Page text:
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A Bumpy Start for Fundamental Classification Review
The Fundamental Classification Guidance Review is the Obama Administration’s most ambitious effort to confront the problem of overclassification. It requires each agency that classifies information to conduct a detailed review of all of its classification guides in order to identify obsolete classification requirements and to eliminate them. As spelled out in section 1.9 of executive order 13526, the deadline for completion of the Reviews is June 29, 2012, two years after the effective date of the executive order.
So far, the Review process is off to an uneven start. A Secrecy News survey of dozens of federal agencies shows that a few agencies are taking the process very seriously, others are ignoring or deferring it, and still others wrongly believe it does not apply to them.
By far the most impressive response comes from the Department of Energy, which has developed a detailed plan (pdf) for implementing the Review. Over a dozen DOE working groups are set to evaluate more than 2,500 classification topics to assess their continued validity. DOE has ordered its personnel to conduct a searching inquiry that challenges the status quo, not a perfunctory exercise that accomplishes nothing.
“Each Working Group is expected to review ‘difficult topics’ (i.e. guidance topics that are suspected of inconsistent or incorrect application by classifiers),” according to the November 4, 2010 charter for the DOE Fundamental Classification Guidance Review. “Even though a prior analysis may have concluded that the balance [of costs and benefits] favored classification, this [Fundamental Review] will ensure consideration of acceptance of a higher level of risk.”
“With a critical and in-depth review of NSI [national security information] classification guidance, the Department will ensure necessary protection is retained and that information that doesn’t require protection will be characterized as unclassified and be made available to the public as appropriate,” wrote Glenn S. Podonsky, a senior DOE security official.
It shouldn’t be necessary to perform “a critical and in-depth review” just to reduce unnecessary classification — but evidently it is necessary, and DOE seems to be on the path to achieving that goal.
In startling contrast, the Office of the Director of National Intelligence doesn’t even mention the Fundamental Classification Guidance Review in its own December 31, 2010 plan (pdf) for implementing the president’s executive order on classification. The ODNI plan provides all kinds of direction on training, inspection, and what-not — but it is silent on the Fundamental Review. So it doesn’t explain how ODNI will conduct the Review, by what standards, on what schedule, or anything like that. How can that be? An ODNI official did not respond to a query on the subject from Secrecy News.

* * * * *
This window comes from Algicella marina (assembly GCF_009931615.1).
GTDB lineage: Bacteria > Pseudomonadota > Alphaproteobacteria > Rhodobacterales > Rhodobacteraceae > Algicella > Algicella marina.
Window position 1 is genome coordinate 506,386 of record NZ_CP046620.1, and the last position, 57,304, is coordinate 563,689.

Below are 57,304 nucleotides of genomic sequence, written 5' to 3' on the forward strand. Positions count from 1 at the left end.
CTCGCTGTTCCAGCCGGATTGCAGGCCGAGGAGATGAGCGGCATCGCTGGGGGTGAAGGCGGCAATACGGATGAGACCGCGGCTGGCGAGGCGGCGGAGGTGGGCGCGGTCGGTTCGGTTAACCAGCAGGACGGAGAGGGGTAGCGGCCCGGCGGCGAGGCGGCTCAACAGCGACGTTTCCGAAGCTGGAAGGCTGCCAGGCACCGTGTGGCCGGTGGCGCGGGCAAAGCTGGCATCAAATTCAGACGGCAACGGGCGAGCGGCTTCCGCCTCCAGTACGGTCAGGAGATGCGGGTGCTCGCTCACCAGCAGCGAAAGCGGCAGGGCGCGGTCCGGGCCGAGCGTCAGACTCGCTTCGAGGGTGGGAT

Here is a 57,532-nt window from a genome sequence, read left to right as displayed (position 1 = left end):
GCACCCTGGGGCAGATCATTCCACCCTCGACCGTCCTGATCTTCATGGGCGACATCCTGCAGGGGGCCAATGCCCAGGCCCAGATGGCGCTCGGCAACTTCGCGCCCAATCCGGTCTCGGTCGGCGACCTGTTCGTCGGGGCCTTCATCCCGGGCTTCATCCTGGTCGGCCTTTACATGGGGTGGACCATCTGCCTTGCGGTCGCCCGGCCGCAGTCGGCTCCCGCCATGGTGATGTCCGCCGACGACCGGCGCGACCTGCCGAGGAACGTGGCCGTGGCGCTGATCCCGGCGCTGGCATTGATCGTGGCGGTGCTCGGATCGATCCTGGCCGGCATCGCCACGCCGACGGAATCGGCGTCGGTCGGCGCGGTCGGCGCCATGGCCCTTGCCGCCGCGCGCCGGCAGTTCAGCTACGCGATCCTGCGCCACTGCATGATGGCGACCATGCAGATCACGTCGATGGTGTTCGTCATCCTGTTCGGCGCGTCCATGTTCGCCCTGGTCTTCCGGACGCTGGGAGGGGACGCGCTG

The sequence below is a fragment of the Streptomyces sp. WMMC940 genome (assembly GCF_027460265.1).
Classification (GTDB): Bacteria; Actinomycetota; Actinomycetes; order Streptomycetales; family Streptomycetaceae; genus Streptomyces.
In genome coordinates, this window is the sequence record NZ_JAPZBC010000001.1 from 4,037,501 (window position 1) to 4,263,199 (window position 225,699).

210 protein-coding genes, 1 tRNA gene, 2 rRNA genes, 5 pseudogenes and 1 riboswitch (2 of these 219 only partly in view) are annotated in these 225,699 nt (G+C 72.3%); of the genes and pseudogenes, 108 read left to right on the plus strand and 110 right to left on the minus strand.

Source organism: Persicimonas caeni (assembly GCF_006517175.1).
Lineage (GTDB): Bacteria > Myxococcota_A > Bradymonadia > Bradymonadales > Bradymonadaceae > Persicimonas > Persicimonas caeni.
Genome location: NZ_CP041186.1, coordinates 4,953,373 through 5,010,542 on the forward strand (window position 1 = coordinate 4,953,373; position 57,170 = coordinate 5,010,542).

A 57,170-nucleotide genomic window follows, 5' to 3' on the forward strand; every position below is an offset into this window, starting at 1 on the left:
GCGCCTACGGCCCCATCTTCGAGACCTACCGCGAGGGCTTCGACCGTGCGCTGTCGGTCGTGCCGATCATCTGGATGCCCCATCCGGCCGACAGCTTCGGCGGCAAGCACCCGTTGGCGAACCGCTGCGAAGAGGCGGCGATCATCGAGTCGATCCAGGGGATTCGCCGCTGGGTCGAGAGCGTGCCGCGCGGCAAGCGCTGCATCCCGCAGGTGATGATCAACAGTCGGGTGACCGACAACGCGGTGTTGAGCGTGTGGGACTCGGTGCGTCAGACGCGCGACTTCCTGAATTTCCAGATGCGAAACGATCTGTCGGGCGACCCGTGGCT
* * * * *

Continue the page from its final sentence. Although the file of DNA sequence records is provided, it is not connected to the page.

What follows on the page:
Several other agencies reported that they had not yet started their own Reviews. On the other hand, United States European Command said that it had already completed its Review and found “no inefficiencies” that would justify a change in classification policy. Others were unaware of the requirement in the first place. The United States Pacific Command (PACOM) said (pdf) that it had no records concerning the Fundamental Review because it mistakenly believed the Review was a Department of Energy program that PACOM was not involved in. In other words, PACOM confused the Obama Administration’s Fundamental Classification Guidance Review, which does apply to PACOM, with the similarly-named Clinton-era Fundamental Classification Policy Review at DOE, which did not.
The Fundamental Review is not an attempt to compel agencies to disclose classified information (though that is also sometimes necessary, through litigation, congressional mandate or other means). Rather, the Review seeks to enlist agencies to act boldly in their own self-interest to eliminate unnecessary secrecy. By stripping away the barnacles of overclassification, agencies stand to reduce costs, optimize mission performance, improve transparency and accountability, bolster information sharing, and promote public confidence in security policy.
“These reviews can be extremely important in changing the habits and the practices of classifiers throughout government,” said William H. Leary of the National Security Council last year.
But that will only be true if agencies actually carry out the Review in a meaningful way.
Towards that end, William J. Bosanko, director of the government’s Information Security Oversight Office which oversees the classification system, said that his organization will issue new instructions to agencies on implementing the Fundamental Classification Guidance Review within “the next week or so.”